Call it “The $64,000 Question” before the charter school movement, and indeed before all of public education, today.

It starts with recognizing what is happening.

As I wrote earlier this week, the fact that Iowa is opening up eight new charter schools right now is a great thing.

It’s great because all of these schools will be Free, Public and Open to All.

At the same time, another major change is happening in Iowa education …

… one creating a new ESA program that limits eligibility to low-income families in the first couple years but becomes “universal” by 2025-26.

It means that the phenomenon that the Journal reported happening in Arizona and Florida right now …

… is headed for the heartland as well.

This story presages what’s to come.

A private school in Cedar Rapids is increasing its yearly tuition this year from $8,000 to $14,000, meaning the family portrayed in the article will need to increase its after-voucher contribution from $400 this year, to over $6,000 next year, meaning they likely won’t be able to stay.

So a program that advertises itself to be “universal” proves itself anything but.

And this is what is happening while Iowa’s ESA law still restricts eligibility to low-income families. Imagine the forces that will be unleashed when vouchers are provided to all!

In recent weeks, I have had several conversations with education reformers who have worked to advance school choice for decades, and they celebrate the fact that voucher and ESA programs are spreading across the United States right now. But they also acknowledge that they have never been seeking “universal” vouchers, vouchers that provide the same level of funding to all families regardless of income level. And they assure me that in the years to come, we will see these programs evolve to be means-tested such that low-income families will end up having enough resources to access many of the best private schools that operate within a state.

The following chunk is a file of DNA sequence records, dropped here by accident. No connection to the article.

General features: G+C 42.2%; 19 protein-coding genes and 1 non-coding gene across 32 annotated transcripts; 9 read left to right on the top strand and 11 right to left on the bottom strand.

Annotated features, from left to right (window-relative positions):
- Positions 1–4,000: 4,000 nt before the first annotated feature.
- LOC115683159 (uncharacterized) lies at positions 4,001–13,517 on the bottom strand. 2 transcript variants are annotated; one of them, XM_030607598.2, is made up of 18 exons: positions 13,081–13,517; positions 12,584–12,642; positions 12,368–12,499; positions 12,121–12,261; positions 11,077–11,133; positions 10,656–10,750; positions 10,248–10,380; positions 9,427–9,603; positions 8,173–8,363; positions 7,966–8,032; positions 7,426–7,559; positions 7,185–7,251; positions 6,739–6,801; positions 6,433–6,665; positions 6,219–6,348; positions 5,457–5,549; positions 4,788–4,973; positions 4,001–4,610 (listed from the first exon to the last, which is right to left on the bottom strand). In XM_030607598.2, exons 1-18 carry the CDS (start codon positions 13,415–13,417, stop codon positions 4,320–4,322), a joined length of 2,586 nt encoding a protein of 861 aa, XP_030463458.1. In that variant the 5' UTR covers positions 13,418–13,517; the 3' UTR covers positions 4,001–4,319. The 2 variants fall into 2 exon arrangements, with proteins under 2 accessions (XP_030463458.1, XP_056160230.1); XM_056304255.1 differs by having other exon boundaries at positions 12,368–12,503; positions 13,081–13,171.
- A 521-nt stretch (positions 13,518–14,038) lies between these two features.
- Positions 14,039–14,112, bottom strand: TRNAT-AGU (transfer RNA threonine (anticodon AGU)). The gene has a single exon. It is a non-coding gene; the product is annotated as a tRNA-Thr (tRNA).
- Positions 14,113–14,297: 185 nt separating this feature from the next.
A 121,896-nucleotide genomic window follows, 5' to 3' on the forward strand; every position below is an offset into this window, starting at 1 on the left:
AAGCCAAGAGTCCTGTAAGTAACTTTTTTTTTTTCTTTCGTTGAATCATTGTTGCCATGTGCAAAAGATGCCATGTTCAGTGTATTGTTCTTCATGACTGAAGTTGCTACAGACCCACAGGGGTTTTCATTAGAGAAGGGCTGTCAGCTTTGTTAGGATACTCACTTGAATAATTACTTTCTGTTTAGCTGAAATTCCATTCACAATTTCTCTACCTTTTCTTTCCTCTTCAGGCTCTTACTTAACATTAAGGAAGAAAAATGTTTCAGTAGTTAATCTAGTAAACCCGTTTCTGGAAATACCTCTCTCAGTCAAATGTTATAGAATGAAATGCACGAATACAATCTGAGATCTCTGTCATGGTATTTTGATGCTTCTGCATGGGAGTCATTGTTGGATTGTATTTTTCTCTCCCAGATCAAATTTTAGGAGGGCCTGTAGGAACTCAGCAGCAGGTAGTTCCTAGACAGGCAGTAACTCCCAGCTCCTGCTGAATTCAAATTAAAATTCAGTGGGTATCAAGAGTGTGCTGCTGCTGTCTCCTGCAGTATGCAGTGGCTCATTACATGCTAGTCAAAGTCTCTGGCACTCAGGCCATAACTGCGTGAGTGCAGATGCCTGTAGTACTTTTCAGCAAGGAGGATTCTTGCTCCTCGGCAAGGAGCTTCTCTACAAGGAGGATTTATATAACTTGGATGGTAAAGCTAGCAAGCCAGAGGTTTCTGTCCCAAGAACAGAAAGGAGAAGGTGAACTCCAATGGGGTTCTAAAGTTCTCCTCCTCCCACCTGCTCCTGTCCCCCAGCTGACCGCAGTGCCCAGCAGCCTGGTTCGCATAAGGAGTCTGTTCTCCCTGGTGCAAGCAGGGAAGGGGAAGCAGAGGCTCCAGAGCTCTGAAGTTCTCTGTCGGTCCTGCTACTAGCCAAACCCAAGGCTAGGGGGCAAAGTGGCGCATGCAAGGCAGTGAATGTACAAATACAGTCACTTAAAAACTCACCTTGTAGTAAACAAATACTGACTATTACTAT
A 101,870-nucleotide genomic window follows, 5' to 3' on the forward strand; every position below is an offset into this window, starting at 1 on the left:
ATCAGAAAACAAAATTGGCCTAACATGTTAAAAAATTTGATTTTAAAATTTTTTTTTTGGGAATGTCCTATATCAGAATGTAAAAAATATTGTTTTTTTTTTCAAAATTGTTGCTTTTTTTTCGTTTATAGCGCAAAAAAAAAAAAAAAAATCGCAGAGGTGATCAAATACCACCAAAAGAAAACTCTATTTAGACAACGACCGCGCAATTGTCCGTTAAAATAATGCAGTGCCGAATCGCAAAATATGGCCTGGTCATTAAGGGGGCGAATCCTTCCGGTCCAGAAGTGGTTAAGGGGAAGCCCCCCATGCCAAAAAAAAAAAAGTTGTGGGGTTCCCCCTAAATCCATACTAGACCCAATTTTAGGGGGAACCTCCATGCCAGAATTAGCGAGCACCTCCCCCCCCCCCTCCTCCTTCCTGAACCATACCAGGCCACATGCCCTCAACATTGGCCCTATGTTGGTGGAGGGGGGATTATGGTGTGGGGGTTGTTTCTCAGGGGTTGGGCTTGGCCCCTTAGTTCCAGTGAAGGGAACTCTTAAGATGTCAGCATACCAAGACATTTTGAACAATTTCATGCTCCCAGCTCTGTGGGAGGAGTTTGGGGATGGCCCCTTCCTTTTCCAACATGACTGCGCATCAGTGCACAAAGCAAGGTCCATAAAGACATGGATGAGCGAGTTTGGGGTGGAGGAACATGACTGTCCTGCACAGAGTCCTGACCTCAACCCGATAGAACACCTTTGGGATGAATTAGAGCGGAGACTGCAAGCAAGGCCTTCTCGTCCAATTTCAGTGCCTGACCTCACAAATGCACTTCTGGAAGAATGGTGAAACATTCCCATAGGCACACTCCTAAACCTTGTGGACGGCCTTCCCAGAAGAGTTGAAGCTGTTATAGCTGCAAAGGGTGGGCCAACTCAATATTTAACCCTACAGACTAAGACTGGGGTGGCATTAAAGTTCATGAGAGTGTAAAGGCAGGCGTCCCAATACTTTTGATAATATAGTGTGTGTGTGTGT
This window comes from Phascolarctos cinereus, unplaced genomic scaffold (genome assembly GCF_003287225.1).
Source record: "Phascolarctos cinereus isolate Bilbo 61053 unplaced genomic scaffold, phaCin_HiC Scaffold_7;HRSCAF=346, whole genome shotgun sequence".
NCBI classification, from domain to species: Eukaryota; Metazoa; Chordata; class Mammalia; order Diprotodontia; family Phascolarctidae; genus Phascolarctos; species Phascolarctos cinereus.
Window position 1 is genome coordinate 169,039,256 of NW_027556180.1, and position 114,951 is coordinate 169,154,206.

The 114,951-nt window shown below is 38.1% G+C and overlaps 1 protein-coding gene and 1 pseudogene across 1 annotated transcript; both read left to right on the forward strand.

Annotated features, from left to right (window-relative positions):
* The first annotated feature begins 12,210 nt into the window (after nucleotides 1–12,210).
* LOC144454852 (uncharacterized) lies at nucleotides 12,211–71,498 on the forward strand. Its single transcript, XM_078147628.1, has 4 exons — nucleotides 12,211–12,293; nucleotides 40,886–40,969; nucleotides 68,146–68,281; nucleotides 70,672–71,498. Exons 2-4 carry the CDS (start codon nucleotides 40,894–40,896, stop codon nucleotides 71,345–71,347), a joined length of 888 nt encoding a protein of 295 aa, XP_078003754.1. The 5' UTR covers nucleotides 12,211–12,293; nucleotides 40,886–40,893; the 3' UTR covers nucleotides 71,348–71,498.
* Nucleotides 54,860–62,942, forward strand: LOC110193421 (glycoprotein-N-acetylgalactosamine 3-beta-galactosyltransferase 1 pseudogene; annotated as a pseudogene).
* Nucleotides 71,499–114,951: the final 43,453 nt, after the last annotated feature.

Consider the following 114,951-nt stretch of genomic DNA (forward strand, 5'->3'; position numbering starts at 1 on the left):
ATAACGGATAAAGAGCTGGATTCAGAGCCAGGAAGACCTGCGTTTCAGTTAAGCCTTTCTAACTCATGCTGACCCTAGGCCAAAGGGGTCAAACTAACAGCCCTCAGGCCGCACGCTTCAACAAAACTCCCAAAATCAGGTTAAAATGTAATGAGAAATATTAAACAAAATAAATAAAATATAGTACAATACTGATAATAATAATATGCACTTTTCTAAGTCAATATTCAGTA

Others, though, assert that the provision of vouchers of equal value to all families regardless of income status will ultimately be a net win for all including low-income families.

Call me skeptical.

Deeply skeptical of the policy substance of the latter and of the political feasibility of the former, or even of the depth of genuine political commitment anyone has to the former.

Charter schools, as we all know, live out the meaning of universal everyday.

For CharterFolk, it’s a matter of character.

All means all.

We don’t screen out kids by place of residence, by perceived ability, or by income status.

This is what it means to be Free, Public and Open to All.

And being among the few public options that achieve that status, it’s incumbent upon us to make the case for why such status is important, and to ask other reformers to lay out their theories and intentions regarding the same.

As such, in the weeks and months ahead, you will see us here at CharterFolk reaching out to our fellow school choice advocates to provide their answers to the $64,000 question:

What does universal really mean?